|[Thomas Frank speculates on the ironies it would create amongst the
One Cross of Gold, Coming Up
How the government could get even with right-wing cranks.
By THOMAS FRANK
THESE ARE POLARIZED times, but one thing everyone agrees on is that it
sure is great when government makes a profit.
Supporters of President Obama like to point to recent TARP-loan
payoffs, plus interest, as an example of federal success. His
opponents, by and large, have long held that government should be run
like a business; their former leader, George W. Bush, once announced
that "government should be market-based."
It is a terrible idea. Were the government actually to begin
understanding itself as a market-based, profit-maximizing enterprise,
determined to bring down the deficit by whatever means present
themselves, can there be any doubt what it would do?
It would sell gold. Oh, it would sell lots of gold. It would put Fort
Knox on eBay. Mr. Obama could film the TV commercials.
The first reason for this is obvious: The price of gold is over $1,100
per ounce, near its all-time high in nominal dollars. At that price,
the Treasury's 261 million of ounces of gold would be worth nearly
$300 billion. Meanwhile, the government's enormous hoard of the stuff
is valued by the Treasury—according to a Web page entitled, "Fun Facts
About the United States Mint"—at only $42.22 per ounce. If they're
saving it for a rainy day, that day has arrived.
I know what you're thinking: Stupid liberal, if the Treasury started
unloading its gold—if it gave even the merest hint of doing so—it
would send the price of that commodity plummeting.
Which brings us to reason two. The other day, as I watched the
zillionth commercial for gold investments flicker by on Fox News, I
thought to myself: What would happen to the American right if the
price of gold suddenly tanked?
As anyone knows who has Googled the phrase, "FDR Gold Confiscation,"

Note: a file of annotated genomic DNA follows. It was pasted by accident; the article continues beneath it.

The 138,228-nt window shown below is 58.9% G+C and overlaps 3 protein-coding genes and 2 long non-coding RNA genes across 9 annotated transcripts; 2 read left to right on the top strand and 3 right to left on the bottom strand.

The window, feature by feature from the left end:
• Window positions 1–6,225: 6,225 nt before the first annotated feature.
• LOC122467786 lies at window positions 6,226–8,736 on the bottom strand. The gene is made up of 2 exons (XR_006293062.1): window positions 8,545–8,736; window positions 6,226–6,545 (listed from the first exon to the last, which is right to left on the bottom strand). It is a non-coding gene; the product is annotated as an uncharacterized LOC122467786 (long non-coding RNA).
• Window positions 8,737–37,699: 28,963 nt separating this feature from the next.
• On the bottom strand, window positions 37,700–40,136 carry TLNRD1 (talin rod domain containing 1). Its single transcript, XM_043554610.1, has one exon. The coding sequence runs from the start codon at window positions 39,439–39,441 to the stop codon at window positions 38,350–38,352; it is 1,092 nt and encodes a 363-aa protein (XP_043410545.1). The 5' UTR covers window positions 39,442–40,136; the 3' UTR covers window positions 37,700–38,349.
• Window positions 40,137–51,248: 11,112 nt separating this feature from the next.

gold has long been the obsessive investment choice of a certain
species of antigovernment crank. Its allure is especially strong for
the disaster cohort—for those who believe that hyperinflation is just
around the corner; that default by the U.S. government is a real
possibility; and that democracy itself is something of a fraud, a
populist Ponzi scheme pulled off by slimy politicians and the central
bankers they've hired to run the printing presses.
One reason gold has been bid to its current stratospheric heights is
because more and more investors and fund managers have signed on to
this dark belief that America's judgment day has finally come.
Were the administration to get started on the great gold dump,
however, we'd come to a different judgment day very quickly. When the
massively inflated price of that metal collapsed, it would probably
take with it a hefty chunk of the portfolios of tea-party types,
survivalists, Birchers, dittoheads, Objectivists and almost every
imaginable species of secular end-timer.
Achieving such an effect might not even require selling the gold,
either: The government could conceivably collapse the price merely by
implying that it intended to sell the stuff.
Of course, it is an article of my corny liberal faith that government
should never craft policy merely in order to damage its partisan
opponents. But if you believe that government should be run like a
business, then this, too, becomes thinkable. It was the supremely
market-minded men of Republican Washington, after all, who made
"Defund the Left" into one of their movement's guiding principles. It
was they who dreamed up the "K Street Project" and the other schemes
that were designed to reward GOP loyalists and redirect the revenue
streams of the Democratic Party.
If it's all about profit, why not take a page from that playbook?
Besides, the right already believes Mr. Obama to be an unholy amalgam
of Machiavelli, Pol Pot, and Bathhouse John Coughlin, guilty of the
worst deviltry Chicago has to offer. Why not serve a little up?
Just for fun, the administration could then smooth the whole thing
over with some tactical libertarian cant. It might declare that the
price of gold had been propped up artificially for decades by the
state's irrational hoarding. Privatization is a far better option,
administration officials might purr. It lets the market speak.
And so, in an irony worthy of Oscar Wilde, it would be the
gold-investing contingent of the right who would discover that they
had risked their fortunes on the whim of the very government they
distrust and despise.
But it is the opposite irony that probably ensures that a great
gold-dump will not take place. In addition to denting the holdings of
countless extremists, such a move would also deal a massive blow to
the hedge funds that have reportedly made enormous bets on the
barbaric metal. Their losses would then reverberate through the
financial system, inevitably shaking the institutions deemed "too big
to fail." And before long, government would have to ride to the rescue
of those who have wagered so much on the government's collapse.
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